I'm at a screening of "The Woman in Black" (which is fabulous, by the way) and a friend of mine reminds me of the 1989 ITV Network TV movie version of the novel. I was so excited by the new adaptation that I rushed home to find out any information I could on the ITV one. After much searching, I tracked it down and am happy to report that it can still be found on DVD for anyone interested.
Herbert Wise ("Inspector Morse") directed this version of Susan Hill's novel "The Woman in Black." "Quatermass" creator Nigel Kneale wrote the screenplay for the movie. It starred Adrian Rawlins (the "Harry Potter" movies), Bernard Hepton ("Secret Army"), and Pauline Moran ("Agatha Christie's Poirot"). The movie was nominated for four BAFTA TV Awards in the categories of Best Design, Best Film Sound, Best Make Up, and Best Original Television Music.
Most critics loved the 1989 version of "The Woman in Black." Dan Hunter and Jason Knowles of The Terror Trapp called it "A stunning example of terror firmly founded on solid performances, carefully constructed atmosphere and chilling imagery." Final Girl's Stacie Ponder reported, "This is one scary movie, definitely worth searching out."
Michael Frightie of Upcoming Horror Movies stated, "It's got a dark eerie mood to it ... This flick proves that you don't necessarily need a big budget to give big scares ... While watching the movie I was hoping it wouldn't have a crappy end like most horror flicks, and I was pleased to find that it didn't."
Viewers who bought the movie can't say enough good things about it. Jeffrey L. said, "An obscure, made for television British picture that plays like an old time ghost story replete with scary sound effects, malevolent apparitions, and a chilling back story." Olve A. commented, "It is [a] film which scared me the most. The film is actually very slow paced. But you'll be on the edge of your seat. This is clever filmmaking." Felicitaz F. declared, "I'm a pretty tough and cynical horror movie fan, but at one point in this drama, I literally covered my face when I first saw it, I was so shocked."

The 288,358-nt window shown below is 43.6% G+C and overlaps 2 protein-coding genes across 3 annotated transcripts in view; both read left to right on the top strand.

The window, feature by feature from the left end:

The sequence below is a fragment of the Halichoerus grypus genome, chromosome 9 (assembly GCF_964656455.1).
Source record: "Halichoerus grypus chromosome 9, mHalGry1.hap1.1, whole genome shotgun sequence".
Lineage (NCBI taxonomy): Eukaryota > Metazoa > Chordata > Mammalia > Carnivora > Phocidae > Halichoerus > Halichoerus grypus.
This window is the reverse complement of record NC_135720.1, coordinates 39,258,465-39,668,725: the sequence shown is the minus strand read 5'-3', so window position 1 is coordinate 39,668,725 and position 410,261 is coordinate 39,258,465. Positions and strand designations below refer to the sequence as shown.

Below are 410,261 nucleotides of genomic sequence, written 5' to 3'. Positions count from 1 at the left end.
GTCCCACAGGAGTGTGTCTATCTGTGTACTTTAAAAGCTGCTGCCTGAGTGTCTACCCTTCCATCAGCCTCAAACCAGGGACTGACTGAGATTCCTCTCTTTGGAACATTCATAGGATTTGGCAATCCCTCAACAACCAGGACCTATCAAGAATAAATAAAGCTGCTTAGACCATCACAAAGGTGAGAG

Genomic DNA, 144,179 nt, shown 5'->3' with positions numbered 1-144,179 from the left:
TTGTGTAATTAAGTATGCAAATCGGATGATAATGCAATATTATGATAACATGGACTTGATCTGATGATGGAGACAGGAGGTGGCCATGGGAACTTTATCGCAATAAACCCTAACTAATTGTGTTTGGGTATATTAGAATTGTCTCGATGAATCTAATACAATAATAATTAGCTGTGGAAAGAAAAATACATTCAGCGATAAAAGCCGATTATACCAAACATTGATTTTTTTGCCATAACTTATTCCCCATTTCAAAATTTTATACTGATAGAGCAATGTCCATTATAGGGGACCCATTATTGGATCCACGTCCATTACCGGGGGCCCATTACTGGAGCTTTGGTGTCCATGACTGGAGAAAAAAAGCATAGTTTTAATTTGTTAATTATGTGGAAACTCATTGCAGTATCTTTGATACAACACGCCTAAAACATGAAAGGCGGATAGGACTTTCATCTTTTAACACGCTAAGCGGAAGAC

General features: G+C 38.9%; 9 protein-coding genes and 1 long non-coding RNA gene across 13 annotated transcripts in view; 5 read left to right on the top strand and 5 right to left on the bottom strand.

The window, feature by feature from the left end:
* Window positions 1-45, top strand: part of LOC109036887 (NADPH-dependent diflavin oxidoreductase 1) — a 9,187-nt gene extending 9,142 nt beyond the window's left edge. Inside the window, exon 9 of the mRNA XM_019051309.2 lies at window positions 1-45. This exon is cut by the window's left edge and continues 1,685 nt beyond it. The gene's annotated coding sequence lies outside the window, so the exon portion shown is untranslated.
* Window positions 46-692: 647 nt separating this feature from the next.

A few customers came away disappointed. Jay D. complained, "The movie is very poorly done -- you can tell it was filmed for television … In particular, the direction and screenplay adaptation are very poor." Kristin M. said, "I actually spent the excessive amount of money to purchase this DVD thinking it would be worth it ... This was a low budget campy movie with B-C rated acting at best."
One technical complaint emerged, as noted by consumer Jeffrey L.: "The transfer quality on the DVD is mediocre, with its often jiggling and color soft picture. Despite these small difficulties, 'The Woman in Black' succeeds in presenting the viewer with a classic ghost story that is frequently the equivalent of pouring a bucket of icy water on your head."
The 1989 version of "The Woman in Black" is currently out of print but a few are available. However, you'll need some deep pockets and a real yearning to see it. DVDs of the movie cost anywhere from $120.00 used to $170.00 new. If you're really desperate to see it, you can get a VHS copy used for $49.99 or new for $99.95. It runs 100 minutes and was released through Bfs Entertainment.
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Eric Shirey is the founder and former editor of Rondo Award nominated movie news websites MovieGeekFeed.com and TheSpectralRealm.com. His work has been featured on Yahoo!, DC Comics, StarWars.com, and other entertainment websites. Eric has interviewed and worked with actors like Harrison Ford, Brooke Shields, Gerard Butler, Brendan Fraser, Selena Gomez, and many more.
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